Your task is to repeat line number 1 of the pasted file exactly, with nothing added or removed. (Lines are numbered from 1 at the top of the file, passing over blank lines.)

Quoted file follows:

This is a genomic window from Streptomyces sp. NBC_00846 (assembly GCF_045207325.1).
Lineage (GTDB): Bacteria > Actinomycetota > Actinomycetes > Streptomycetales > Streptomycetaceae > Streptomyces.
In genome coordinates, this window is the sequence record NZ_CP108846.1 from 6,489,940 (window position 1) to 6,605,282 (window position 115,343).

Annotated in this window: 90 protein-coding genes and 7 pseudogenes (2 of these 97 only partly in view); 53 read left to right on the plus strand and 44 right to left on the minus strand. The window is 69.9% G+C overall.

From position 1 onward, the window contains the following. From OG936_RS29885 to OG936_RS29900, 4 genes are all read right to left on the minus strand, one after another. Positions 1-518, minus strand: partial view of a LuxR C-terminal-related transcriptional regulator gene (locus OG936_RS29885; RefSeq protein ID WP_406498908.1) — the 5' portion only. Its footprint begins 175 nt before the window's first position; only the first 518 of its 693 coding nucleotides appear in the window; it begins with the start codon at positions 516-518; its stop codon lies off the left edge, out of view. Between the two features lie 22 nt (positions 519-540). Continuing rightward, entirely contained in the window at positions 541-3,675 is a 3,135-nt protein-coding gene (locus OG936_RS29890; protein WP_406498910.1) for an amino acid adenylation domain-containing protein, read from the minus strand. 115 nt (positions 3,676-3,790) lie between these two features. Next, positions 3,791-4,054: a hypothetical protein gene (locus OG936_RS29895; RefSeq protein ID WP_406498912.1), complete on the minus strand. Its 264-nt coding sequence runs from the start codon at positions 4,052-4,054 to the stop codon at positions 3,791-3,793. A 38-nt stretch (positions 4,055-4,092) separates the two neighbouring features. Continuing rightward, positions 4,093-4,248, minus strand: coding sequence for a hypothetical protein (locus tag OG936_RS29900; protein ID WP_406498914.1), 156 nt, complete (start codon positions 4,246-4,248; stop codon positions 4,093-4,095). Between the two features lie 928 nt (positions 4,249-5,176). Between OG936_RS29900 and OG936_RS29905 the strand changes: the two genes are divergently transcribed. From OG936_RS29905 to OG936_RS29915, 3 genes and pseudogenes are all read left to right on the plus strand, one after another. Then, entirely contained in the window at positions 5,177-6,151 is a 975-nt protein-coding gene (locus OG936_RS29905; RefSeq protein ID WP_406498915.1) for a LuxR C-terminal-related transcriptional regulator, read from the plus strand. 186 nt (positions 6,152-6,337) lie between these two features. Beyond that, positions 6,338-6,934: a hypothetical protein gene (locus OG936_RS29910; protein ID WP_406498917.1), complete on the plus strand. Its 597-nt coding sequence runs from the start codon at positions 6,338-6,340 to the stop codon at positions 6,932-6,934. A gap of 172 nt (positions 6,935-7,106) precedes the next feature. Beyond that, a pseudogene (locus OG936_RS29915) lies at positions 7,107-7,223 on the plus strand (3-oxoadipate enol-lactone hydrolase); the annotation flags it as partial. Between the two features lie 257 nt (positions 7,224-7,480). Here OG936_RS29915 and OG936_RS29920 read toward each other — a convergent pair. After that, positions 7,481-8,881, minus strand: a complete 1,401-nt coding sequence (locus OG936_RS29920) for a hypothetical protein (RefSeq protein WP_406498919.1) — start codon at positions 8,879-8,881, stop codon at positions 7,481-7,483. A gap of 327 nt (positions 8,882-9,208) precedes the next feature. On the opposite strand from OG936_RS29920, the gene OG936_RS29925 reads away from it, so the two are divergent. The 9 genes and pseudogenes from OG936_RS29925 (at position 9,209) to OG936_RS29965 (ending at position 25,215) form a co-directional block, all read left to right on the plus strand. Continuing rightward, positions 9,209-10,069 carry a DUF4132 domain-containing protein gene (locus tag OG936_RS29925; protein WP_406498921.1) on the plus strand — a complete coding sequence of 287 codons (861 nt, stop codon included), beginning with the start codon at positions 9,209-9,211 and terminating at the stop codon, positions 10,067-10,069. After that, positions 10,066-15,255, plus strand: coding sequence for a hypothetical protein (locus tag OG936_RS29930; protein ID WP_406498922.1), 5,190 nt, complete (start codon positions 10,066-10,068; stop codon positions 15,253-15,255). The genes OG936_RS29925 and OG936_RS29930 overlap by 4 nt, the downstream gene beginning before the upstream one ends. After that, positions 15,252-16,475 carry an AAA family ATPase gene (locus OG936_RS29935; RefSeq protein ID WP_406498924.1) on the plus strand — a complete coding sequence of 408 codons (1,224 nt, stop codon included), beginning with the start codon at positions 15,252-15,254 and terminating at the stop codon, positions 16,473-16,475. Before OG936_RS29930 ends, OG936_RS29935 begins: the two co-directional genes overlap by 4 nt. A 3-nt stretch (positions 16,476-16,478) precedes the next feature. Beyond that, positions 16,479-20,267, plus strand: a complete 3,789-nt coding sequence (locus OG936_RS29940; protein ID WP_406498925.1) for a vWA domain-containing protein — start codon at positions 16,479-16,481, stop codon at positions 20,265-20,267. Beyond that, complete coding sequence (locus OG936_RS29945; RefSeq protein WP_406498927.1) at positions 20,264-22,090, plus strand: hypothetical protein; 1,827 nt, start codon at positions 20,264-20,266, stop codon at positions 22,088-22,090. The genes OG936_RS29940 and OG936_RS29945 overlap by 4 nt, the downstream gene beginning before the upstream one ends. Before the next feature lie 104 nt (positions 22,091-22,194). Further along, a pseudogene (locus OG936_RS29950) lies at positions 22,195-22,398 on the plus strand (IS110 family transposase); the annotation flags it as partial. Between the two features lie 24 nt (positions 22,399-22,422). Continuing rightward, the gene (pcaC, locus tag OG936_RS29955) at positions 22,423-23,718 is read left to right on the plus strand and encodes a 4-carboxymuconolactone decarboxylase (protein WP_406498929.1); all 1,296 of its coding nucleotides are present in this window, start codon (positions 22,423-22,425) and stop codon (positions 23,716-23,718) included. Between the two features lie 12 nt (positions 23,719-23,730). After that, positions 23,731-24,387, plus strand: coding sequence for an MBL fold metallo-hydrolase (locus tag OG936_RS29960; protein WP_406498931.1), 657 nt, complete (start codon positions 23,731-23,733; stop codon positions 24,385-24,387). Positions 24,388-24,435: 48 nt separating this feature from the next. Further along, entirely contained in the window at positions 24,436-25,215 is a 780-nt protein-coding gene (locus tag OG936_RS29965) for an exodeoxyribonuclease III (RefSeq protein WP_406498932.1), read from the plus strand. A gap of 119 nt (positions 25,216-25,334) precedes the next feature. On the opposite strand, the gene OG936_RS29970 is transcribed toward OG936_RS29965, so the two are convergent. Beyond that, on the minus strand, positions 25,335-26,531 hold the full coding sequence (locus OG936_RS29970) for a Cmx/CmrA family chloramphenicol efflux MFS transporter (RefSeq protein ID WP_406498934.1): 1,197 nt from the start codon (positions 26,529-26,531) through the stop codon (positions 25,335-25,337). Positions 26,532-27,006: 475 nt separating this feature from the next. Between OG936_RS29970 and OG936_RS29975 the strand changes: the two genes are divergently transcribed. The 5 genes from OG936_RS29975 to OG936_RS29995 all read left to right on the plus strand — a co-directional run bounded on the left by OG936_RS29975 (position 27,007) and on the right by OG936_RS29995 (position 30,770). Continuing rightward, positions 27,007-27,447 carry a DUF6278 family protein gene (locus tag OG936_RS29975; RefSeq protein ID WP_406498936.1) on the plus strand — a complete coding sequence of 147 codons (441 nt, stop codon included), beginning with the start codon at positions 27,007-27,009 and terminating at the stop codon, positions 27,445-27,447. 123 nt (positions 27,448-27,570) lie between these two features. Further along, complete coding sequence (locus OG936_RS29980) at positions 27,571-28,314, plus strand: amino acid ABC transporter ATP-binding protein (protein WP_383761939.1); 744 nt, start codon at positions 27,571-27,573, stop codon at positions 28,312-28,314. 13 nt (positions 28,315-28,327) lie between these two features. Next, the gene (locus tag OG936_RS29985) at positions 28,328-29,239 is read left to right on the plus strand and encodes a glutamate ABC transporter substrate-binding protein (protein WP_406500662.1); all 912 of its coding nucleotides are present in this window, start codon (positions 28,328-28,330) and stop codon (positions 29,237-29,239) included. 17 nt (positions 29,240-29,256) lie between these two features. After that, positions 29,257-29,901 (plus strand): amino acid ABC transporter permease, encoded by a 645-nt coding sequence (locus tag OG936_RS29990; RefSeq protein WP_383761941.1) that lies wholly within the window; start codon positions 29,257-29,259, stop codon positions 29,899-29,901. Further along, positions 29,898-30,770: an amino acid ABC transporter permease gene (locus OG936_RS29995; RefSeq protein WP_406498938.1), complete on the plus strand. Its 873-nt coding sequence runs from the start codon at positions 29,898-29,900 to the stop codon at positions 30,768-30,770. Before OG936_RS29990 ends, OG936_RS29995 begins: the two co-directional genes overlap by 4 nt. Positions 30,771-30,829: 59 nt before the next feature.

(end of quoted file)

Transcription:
This is a genomic window from Streptomyces sp. NBC_00846 (assembly GCF_045207325.1).